By: Ellen Farr

A cadre of TCNJ faculty members is enhancing teacher preparation courses as part of a project funded by the New Jersey Commission on Higher Education. The Teacher Effectiveness Grant encourages teacher educators to integrate math, science, and technology into their courses to include students with disabilities and enhance all studentsí learning. The grant places special emphasis on inquiry and design-based learning while making activities accessible to all students.

Inquiry and design-based learning highlights contextual learning; that is, students learn content as needed to solve practical, real-world problems. This application of knowledge and skills, in conjunction with hands-on learning, makes the educational experience more meaningful to students. In practice, students are presented with a challenge and are asked to solve it with a given set of materials. Their solution is successful as long as it meets established criteria.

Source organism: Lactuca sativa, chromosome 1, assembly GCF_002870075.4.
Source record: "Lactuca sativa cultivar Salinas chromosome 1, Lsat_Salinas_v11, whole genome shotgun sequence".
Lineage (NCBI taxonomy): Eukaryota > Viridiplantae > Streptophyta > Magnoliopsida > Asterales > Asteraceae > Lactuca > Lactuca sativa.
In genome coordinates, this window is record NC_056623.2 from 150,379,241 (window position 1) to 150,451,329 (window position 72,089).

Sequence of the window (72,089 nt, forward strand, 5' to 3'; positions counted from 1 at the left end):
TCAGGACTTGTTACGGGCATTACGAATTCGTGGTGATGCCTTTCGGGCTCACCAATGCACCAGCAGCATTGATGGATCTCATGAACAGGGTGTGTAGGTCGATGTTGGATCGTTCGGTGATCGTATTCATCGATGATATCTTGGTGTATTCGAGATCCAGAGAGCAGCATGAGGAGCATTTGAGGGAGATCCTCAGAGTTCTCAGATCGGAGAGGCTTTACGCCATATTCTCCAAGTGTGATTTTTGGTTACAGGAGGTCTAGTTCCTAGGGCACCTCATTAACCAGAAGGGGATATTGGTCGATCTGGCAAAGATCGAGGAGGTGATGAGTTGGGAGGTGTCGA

For example, students may be asked to devise a structure to support a given weight. The criteria is that it must be freestanding, as tall as possible (but at least 12 inches high), and support the weight for a specified amount of time. Students, under a time limit, may use three sheets of copier paper and a foot of masking tape to accomplish this challenge. The solutions are limited only by the studentsí imagination. This one activity could be used to introduce, practice or assess various concepts such as measurement, ratios, gravity or properties of materials, to name a few.

This process presents students with the opportunity to develop unique solutions by illustrating the point that there is not one correct method to reach a desired outcome. Students are encouraged to think creatively and showcase their own strengths, while demonstrating skill competency. Activities can be adapted so that students of all ability levels are successful.

By introducing inquiry and design-based learning into curriculum and methods courses at TCNJ, the Teacher Effectiveness Grant is establishing skills in future teachers that will enable them to include students with disabilities in math, science and technology activities while enhancing the learning of all students.

Ellen Farr is is an alumna of The College of New Jersey (M.S. Educational Technology) and the Project Coordinator of the Teacher Effectiveness Grant.

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